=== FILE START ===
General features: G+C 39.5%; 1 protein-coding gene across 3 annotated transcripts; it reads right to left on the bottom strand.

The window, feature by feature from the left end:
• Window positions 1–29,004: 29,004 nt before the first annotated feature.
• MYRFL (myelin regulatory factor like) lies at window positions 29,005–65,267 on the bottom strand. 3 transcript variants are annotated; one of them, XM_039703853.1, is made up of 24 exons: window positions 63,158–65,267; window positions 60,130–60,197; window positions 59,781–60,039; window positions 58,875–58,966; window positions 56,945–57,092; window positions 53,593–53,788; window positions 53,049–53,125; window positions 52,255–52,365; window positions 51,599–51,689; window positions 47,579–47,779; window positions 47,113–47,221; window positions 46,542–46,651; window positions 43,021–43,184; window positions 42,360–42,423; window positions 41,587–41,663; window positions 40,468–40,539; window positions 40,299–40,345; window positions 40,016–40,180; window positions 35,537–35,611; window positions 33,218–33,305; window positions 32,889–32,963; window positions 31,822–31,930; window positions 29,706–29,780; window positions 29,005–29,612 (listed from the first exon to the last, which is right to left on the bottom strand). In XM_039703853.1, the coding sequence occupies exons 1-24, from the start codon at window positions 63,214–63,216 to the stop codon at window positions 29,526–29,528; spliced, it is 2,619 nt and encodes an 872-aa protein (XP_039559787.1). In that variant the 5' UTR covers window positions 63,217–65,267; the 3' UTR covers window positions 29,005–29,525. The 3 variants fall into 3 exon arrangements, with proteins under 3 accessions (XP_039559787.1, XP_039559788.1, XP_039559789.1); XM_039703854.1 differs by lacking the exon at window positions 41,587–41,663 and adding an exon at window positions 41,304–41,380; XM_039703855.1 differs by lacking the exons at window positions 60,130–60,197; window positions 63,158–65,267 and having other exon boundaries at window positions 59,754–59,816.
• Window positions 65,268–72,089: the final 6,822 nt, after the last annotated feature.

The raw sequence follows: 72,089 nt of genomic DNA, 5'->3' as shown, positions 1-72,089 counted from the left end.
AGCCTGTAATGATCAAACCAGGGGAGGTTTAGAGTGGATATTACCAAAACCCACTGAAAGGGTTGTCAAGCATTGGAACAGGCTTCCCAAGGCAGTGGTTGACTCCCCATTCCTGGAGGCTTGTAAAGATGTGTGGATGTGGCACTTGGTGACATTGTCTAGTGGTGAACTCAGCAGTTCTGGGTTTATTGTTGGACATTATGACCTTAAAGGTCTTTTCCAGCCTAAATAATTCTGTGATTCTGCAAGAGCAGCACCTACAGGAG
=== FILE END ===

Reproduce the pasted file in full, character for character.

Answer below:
General features: G+C 39.5%; 1 protein-coding gene across 3 annotated transcripts; it reads right to left on the bottom strand.

The window, feature by feature from the left end:
• Window positions 1–29,004: 29,004 nt before the first annotated feature.
• MYRFL (myelin regulatory factor like) lies at window positions 29,005–65,267 on the bottom strand. 3 transcript variants are annotated; one of them, XM_039703853.1, is made up of 24 exons: window positions 63,158–65,267; window positions 60,130–60,197; window positions 59,781–60,039; window positions 58,875–58,966; window positions 56,945–57,092; window positions 53,593–53,788; window positions 53,049–53,125; window positions 52,255–52,365; window positions 51,599–51,689; window positions 47,579–47,779; window positions 47,113–47,221; window positions 46,542–46,651; window positions 43,021–43,184; window positions 42,360–42,423; window positions 41,587–41,663; window positions 40,468–40,539; window positions 40,299–40,345; window positions 40,016–40,180; window positions 35,537–35,611; window positions 33,218–33,305; window positions 32,889–32,963; window positions 31,822–31,930; window positions 29,706–29,780; window positions 29,005–29,612 (listed from the first exon to the last, which is right to left on the bottom strand). In XM_039703853.1, the coding sequence occupies exons 1-24, from the start codon at window positions 63,214–63,216 to the stop codon at window positions 29,526–29,528; spliced, it is 2,619 nt and encodes an 872-aa protein (XP_039559787.1). In that variant the 5' UTR covers window positions 63,217–65,267; the 3' UTR covers window positions 29,005–29,525. The 3 variants fall into 3 exon arrangements, with proteins under 3 accessions (XP_039559787.1, XP_039559788.1, XP_039559789.1); XM_039703854.1 differs by lacking the exon at window positions 41,587–41,663 and adding an exon at window positions 41,304–41,380; XM_039703855.1 differs by lacking the exons at window positions 60,130–60,197; window positions 63,158–65,267 and having other exon boundaries at window positions 59,754–59,816.
• Window positions 65,268–72,089: the final 6,822 nt, after the last annotated feature.

The raw sequence follows: 72,089 nt of genomic DNA, 5'->3' as shown, positions 1-72,089 counted from the left end.
AGCCTGTAATGATCAAACCAGGGGAGGTTTAGAGTGGATATTACCAAAACCCACTGAAAGGGTTGTCAAGCATTGGAACAGGCTTCCCAAGGCAGTGGTTGACTCCCCATTCCTGGAGGCTTGTAAAGATGTGTGGATGTGGCACTTGGTGACATTGTCTAGTGGTGAACTCAGCAGTTCTGGGTTTATTGTTGGACATTATGACCTTAAAGGTCTTTTCCAGCCTAAATAATTCTGTGATTCTGCAAGAGCAGCACCTACAGGAG